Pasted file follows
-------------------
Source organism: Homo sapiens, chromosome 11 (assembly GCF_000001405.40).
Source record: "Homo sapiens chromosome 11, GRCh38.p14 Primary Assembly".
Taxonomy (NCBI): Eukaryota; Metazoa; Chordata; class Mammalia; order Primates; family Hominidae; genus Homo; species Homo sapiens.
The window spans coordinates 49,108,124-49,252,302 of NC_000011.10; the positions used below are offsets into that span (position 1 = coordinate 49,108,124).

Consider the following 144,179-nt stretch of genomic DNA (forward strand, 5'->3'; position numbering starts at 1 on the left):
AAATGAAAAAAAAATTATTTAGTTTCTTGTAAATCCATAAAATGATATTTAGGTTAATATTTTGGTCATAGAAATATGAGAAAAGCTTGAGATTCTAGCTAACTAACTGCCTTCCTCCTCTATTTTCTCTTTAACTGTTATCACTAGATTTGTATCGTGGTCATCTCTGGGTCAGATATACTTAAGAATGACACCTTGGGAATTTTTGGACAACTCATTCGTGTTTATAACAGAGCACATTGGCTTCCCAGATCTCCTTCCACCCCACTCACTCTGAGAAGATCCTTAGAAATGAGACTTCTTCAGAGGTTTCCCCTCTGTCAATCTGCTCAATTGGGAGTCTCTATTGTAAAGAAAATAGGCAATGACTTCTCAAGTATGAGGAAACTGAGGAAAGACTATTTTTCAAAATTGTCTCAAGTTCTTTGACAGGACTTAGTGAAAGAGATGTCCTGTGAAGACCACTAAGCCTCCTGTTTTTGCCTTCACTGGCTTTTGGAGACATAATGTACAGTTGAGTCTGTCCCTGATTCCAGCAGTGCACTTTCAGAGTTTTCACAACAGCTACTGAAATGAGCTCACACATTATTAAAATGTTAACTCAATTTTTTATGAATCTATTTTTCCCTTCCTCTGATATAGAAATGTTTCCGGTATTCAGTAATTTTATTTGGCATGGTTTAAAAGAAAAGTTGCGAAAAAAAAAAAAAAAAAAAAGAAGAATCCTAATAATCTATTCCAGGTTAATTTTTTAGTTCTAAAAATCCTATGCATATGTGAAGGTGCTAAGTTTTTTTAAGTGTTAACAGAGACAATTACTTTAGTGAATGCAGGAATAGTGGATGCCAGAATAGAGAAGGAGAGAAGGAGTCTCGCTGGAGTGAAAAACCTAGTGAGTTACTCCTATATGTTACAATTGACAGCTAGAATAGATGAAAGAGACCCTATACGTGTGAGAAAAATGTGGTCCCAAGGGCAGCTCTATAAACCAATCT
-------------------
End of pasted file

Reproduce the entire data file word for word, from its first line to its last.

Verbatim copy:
Source organism: Homo sapiens, chromosome 11 (assembly GCF_000001405.40).
Source record: "Homo sapiens chromosome 11, GRCh38.p14 Primary Assembly".
Taxonomy (NCBI): Eukaryota; Metazoa; Chordata; class Mammalia; order Primates; family Hominidae; genus Homo; species Homo sapiens.
The window spans coordinates 49,108,124-49,252,302 of NC_000011.10; the positions used below are offsets into that span (position 1 = coordinate 49,108,124).

Consider the following 144,179-nt stretch of genomic DNA (forward strand, 5'->3'; position numbering starts at 1 on the left):
AAATGAAAAAAAAATTATTTAGTTTCTTGTAAATCCATAAAATGATATTTAGGTTAATATTTTGGTCATAGAAATATGAGAAAAGCTTGAGATTCTAGCTAACTAACTGCCTTCCTCCTCTATTTTCTCTTTAACTGTTATCACTAGATTTGTATCGTGGTCATCTCTGGGTCAGATATACTTAAGAATGACACCTTGGGAATTTTTGGACAACTCATTCGTGTTTATAACAGAGCACATTGGCTTCCCAGATCTCCTTCCACCCCACTCACTCTGAGAAGATCCTTAGAAATGAGACTTCTTCAGAGGTTTCCCCTCTGTCAATCTGCTCAATTGGGAGTCTCTATTGTAAAGAAAATAGGCAATGACTTCTCAAGTATGAGGAAACTGAGGAAAGACTATTTTTCAAAATTGTCTCAAGTTCTTTGACAGGACTTAGTGAAAGAGATGTCCTGTGAAGACCACTAAGCCTCCTGTTTTTGCCTTCACTGGCTTTTGGAGACATAATGTACAGTTGAGTCTGTCCCTGATTCCAGCAGTGCACTTTCAGAGTTTTCACAACAGCTACTGAAATGAGCTCACACATTATTAAAATGTTAACTCAATTTTTTATGAATCTATTTTTCCCTTCCTCTGATATAGAAATGTTTCCGGTATTCAGTAATTTTATTTGGCATGGTTTAAAAGAAAAGTTGCGAAAAAAAAAAAAAAAAAAAAGAAGAATCCTAATAATCTATTCCAGGTTAATTTTTTAGTTCTAAAAATCCTATGCATATGTGAAGGTGCTAAGTTTTTTTAAGTGTTAACAGAGACAATTACTTTAGTGAATGCAGGAATAGTGGATGCCAGAATAGAGAAGGAGAGAAGGAGTCTCGCTGGAGTGAAAAACCTAGTGAGTTACTCCTATATGTTACAATTGACAGCTAGAATAGATGAAAGAGACCCTATACGTGTGAGAAAAATGTGGTCCCAAGGGCAGCTCTATAAACCAATCT